Washington, DC: A super-majority of Americans say that the use of marijuana should be made legal for adults, and most respondents agree that it is less harmful to health than drinking alcohol, according to national survey data compiled by the market research firm SSRS.
Sixty-nine percent of respondents – including 78 percent of Democrats, 74 percent of Independents, and 54 percent of Republicans – support legalization. When asked whether cannabis ought to be permitted for therapeutic purposes, support rises to 92 percent.
Commenting on the polling data, NORML’s Deputy Director Paul Armentano said: “Voters support legalizing marijuana regardless of political party affiliation. At a time when national politics remain acutely polarized, elected officials ought to come together in a bipartisan manner to repeal the failed policy of cannabis prohibition. It is one of the few policy reforms that voters on the right and on the left can all agree upon.”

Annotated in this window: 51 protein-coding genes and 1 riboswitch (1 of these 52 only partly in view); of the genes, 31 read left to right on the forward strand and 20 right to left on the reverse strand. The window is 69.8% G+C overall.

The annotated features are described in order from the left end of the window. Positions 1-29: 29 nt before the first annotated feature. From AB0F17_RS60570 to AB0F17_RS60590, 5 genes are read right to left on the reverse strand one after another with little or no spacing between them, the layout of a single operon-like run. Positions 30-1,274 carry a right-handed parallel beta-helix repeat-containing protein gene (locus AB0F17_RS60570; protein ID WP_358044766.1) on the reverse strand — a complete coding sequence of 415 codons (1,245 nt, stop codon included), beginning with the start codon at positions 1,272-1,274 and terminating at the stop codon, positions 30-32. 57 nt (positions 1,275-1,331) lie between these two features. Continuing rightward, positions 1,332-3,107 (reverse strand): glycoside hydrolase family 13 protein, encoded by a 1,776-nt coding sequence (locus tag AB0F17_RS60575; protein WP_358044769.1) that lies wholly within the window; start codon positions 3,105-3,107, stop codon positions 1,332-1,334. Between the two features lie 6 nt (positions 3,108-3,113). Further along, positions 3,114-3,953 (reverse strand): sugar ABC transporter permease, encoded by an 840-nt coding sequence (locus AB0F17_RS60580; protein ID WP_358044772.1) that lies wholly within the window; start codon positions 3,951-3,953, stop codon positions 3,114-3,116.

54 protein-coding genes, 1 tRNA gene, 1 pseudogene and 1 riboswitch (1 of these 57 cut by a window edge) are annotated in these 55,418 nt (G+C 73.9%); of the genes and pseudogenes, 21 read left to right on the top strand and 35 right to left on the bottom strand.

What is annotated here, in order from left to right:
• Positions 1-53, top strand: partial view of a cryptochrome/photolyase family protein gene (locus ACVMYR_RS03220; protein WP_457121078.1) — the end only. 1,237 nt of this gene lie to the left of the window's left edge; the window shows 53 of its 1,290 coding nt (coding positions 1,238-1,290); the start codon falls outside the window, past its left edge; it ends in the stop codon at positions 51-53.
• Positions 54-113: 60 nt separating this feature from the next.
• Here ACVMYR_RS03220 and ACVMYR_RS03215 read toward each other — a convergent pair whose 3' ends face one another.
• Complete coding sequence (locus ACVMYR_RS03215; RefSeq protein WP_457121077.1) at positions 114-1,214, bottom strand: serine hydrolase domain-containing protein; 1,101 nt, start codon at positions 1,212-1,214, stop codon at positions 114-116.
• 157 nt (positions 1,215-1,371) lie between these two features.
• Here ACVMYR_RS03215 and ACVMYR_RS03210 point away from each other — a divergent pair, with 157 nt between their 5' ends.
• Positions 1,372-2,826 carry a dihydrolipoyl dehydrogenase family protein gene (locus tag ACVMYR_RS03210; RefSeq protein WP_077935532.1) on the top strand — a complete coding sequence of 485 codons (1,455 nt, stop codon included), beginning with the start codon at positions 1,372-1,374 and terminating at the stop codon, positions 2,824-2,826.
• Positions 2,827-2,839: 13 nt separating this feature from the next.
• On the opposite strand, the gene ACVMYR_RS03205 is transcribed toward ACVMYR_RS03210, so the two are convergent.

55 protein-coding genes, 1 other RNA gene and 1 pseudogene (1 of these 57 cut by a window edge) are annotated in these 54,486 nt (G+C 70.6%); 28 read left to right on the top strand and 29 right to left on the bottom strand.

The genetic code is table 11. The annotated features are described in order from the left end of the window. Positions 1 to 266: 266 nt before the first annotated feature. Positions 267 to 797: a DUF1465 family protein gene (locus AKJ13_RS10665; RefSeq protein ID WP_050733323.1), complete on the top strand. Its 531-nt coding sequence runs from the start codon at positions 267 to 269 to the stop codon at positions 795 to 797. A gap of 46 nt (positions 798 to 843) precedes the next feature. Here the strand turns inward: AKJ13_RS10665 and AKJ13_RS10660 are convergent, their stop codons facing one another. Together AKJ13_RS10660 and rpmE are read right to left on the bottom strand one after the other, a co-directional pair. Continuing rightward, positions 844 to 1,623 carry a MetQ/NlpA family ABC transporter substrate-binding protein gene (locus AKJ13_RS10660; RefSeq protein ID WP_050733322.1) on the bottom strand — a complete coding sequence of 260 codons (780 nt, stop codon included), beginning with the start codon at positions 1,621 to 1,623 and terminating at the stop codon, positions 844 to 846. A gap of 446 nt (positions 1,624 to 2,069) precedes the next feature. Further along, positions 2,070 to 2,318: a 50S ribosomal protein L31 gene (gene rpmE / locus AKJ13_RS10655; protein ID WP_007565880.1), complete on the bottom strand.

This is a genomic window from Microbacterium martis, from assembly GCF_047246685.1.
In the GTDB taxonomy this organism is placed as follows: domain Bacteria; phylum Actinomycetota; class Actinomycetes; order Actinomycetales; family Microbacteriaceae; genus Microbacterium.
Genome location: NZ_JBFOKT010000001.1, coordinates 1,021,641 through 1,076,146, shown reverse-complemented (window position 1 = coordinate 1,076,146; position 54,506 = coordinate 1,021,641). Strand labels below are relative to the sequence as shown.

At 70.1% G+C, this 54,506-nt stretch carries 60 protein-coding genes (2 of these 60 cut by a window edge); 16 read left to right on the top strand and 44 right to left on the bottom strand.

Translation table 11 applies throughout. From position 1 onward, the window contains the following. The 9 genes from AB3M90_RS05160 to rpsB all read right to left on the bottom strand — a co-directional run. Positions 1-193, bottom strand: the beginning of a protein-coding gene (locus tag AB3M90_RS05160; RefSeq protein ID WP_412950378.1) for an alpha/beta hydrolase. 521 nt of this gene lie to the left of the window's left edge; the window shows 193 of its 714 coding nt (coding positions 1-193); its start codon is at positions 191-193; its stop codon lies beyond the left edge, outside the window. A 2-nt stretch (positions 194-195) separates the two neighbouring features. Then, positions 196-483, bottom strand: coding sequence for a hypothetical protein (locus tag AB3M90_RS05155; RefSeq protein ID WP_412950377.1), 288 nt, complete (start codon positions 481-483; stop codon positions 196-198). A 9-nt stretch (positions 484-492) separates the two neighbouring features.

Fifty-eight percent of respondents, including 71 percent of millennials, said that “alcohol is more harmful to a person’s health than marijuana.” Only four percent of respondents perceive marijuana to be more harmful. Prior surveys have similarly reported that most Americans say that cannabis is far less harmful than either alcohol or tobacco.
Sixty-five percent of respondents, including 72 percent of ‘Baby Boomers,’ acknowledge having tried cannabis at least once during their lifetime. That percentage is significantly higher than has been reported in other national surveys. Members of ‘Gen Z’ and the ‘Silent Generation’ are least likely to report having ever used cannabis.
The poll possesses a margin of error of +/– 3.5 percentage points.
NORML advocates for changes in public policy so that the responsible possession and use of marijuana by adults is no longer subject to criminal penalties. NORML further advocates for a regulated commercial cannabis market so that activities involving the for-profit production and retail sale of cannabis and cannabis products are safe, transparent, consumer-friendly, and are subject to state and/or local licensure. Finally, NORML advocates for additional changes in legal and regulatory policies so that those who use marijuana responsibly no longer face either social stigma or workplace discrimination, and so that those with past criminal records for marijuana-related violations have the opportunity to have their records automatically expunged.
Source: NORML press release